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Charlemagne






King from 768-814 A.D.



Pepin had two sons Charles and Carloman. After the death of their
father they ruled together, but in a few years Carloman died, and
then Charles became sole king.

This Charles was the most famous of the kings of the Franks. He
did so many great and wonderful things that he is called Charlemagne
(shar-le-main'), which means Charles the Great.

He was a great soldier. For thirty years he carried on a war
against the Saxons. Finally he conquered them, and their great
chief, Wittekind, submitted to him. The Saxons were a people of
Germany, who then lived near the land of the Franks. They spoke
the same language and were of the same race as the Franks, but had
not been civilized by contact with the Romans.

They were still pagans, just as the Franks had been before Clovis
became a Christian. They actually offered human sacrifices.

After Charlemagne conquered them he made their lands part of his
kingdom. A great number of them, among whom was Wittekind, then
became Christians and were baptized; and soon they had churches
and schools in many parts of their country.

Another of Charlemagne's wars was against the Lombards.

Pepin, as you have read, had defeated the Lombards and given to
the Pope part of the country held by them. The Lombard king now
invaded the Pope's lands and threatened Rome itself; so the Pope
sent to Charlemagne for help.

Charlemagne quickly marched across the Alps and attacked the Lombards.
He drove them out of the Pope's lands and took possession of their
country.

After he had conquered the Lombards he carried on war, in 778,
in Spain. A large portion of Spain was then held by the Moorish
Saracens. But a Mohammedan leader from Damascus had invaded
their country, and the Moors invited Charlemagne to help them. He
therefore led an army across the Pyrenees. He succeeded in putting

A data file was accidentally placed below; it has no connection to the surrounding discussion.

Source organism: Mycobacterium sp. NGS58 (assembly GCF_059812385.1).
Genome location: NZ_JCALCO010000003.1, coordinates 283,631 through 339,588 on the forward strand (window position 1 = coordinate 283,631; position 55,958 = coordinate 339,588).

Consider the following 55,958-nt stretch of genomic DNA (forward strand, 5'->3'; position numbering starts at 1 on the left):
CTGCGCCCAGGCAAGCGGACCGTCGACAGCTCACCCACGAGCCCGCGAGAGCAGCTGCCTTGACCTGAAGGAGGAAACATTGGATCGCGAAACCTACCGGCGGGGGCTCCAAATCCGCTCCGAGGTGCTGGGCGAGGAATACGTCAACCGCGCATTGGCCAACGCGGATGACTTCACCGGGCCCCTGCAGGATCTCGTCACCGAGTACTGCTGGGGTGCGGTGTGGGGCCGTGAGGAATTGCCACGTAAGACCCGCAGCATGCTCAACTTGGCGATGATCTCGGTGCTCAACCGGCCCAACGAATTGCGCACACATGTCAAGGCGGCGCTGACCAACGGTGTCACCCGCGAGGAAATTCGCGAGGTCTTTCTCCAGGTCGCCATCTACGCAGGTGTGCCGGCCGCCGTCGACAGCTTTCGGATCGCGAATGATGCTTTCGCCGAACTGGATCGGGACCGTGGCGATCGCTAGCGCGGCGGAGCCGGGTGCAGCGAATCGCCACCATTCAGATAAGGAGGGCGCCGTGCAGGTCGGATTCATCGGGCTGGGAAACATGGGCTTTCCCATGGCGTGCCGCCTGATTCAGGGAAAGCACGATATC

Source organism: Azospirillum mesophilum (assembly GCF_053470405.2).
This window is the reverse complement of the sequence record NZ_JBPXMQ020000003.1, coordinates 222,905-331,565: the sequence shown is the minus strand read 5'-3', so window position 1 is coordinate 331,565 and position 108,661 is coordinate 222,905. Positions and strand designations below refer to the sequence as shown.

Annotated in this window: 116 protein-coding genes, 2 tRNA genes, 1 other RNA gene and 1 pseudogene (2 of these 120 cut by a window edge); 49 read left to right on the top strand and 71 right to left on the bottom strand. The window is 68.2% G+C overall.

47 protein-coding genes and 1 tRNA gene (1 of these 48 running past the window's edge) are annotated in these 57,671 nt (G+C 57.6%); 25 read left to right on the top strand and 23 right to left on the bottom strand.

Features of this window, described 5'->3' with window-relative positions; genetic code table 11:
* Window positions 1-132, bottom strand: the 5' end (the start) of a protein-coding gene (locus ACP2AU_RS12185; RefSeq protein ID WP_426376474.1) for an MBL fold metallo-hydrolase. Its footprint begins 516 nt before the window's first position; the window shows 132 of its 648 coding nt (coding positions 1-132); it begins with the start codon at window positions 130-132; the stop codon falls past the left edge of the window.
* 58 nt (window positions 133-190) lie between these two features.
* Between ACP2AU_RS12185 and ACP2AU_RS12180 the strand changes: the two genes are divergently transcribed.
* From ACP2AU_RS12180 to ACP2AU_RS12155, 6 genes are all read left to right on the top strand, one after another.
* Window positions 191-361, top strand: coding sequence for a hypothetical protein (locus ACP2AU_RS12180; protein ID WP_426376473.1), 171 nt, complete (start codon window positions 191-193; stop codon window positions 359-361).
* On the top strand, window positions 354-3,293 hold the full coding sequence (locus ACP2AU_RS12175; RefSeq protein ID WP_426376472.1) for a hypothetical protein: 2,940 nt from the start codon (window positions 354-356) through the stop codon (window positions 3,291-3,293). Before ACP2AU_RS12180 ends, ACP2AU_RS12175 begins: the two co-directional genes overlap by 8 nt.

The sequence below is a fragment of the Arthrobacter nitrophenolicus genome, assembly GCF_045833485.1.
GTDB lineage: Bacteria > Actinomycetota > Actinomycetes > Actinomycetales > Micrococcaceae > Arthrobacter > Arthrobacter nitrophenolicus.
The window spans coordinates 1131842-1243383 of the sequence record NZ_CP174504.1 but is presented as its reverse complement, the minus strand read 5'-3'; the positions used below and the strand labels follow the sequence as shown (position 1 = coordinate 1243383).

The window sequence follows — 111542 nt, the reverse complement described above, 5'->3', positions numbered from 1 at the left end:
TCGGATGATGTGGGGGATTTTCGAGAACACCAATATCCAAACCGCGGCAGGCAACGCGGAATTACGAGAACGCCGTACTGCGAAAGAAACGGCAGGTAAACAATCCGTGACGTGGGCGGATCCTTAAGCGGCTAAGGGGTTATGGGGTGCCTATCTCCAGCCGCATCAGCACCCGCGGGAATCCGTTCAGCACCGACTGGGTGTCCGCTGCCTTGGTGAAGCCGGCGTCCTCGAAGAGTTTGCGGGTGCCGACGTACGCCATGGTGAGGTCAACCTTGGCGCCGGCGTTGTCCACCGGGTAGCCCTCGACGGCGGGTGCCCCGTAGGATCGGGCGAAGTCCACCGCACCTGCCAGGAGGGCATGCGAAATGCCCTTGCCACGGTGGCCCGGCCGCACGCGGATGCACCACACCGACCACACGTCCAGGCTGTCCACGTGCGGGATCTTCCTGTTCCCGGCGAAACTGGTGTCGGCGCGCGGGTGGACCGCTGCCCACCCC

his Moorish friends in possession of their lands in Spain and then
set out on his return to his own country.

On the march his army was divided into two parts. The main body
was led by Charlemagne himself. The rear guard was commanded by
a famous warrior named Roland. While marching through the narrow
pass of Roncesvalles (ron-thes-val'-yes), among the Pyrenees, Roland's
division was attacked by a tribe called the Basques (basks), who
lived on the mountain slopes of the neighboring region.

High cliffs walled in the pass on either side. From the tops of
these cliffs the Basques hurled down rocks and trunks of trees upon
the Franks, and crushed many of them to death. Besides this, the
wild mountaineers descended into the pass and attacked them with
weapons. Roland fought bravely; but at last he was overpowered,
and he and all his men were killed.

Roland had a friend and companion named Oliver, who was as brave
as himself. Many stories and songs have been written telling of
the wonderful adventures they were said to have had and of their
wonderful deeds in war.

The work of Charlemagne in Spain was quickly undone; for Abd-er-Rahman,
the leader of the Mohammedans who had come from Damascus, soon
conquered almost all the territory south of the Pyrenees.

For more than forty years Charlemagne was king of the Franks; but
a still greater dignity was to come to him. In the year 800 some
of the people in Rome rebelled against the Pope, and Charlemagne
went with an army to put down the rebellion. He entered the city
with great pomp and soon conquered the rebels. On Christmas day he
went to the church of St. Peter, and as he knelt before the altar
the Pope placed a crown upon his head, saying:

"Long live Charles Augustus, Emperor of the Romans."

The people assembled in the church shouted the same words; and so
Charlemagne was now emperor of the Western Roman Empire, as well
as king of the Franks [the emperors of Constantinople still called
themselves Roman Emperors, and still claimed Italy, Germany and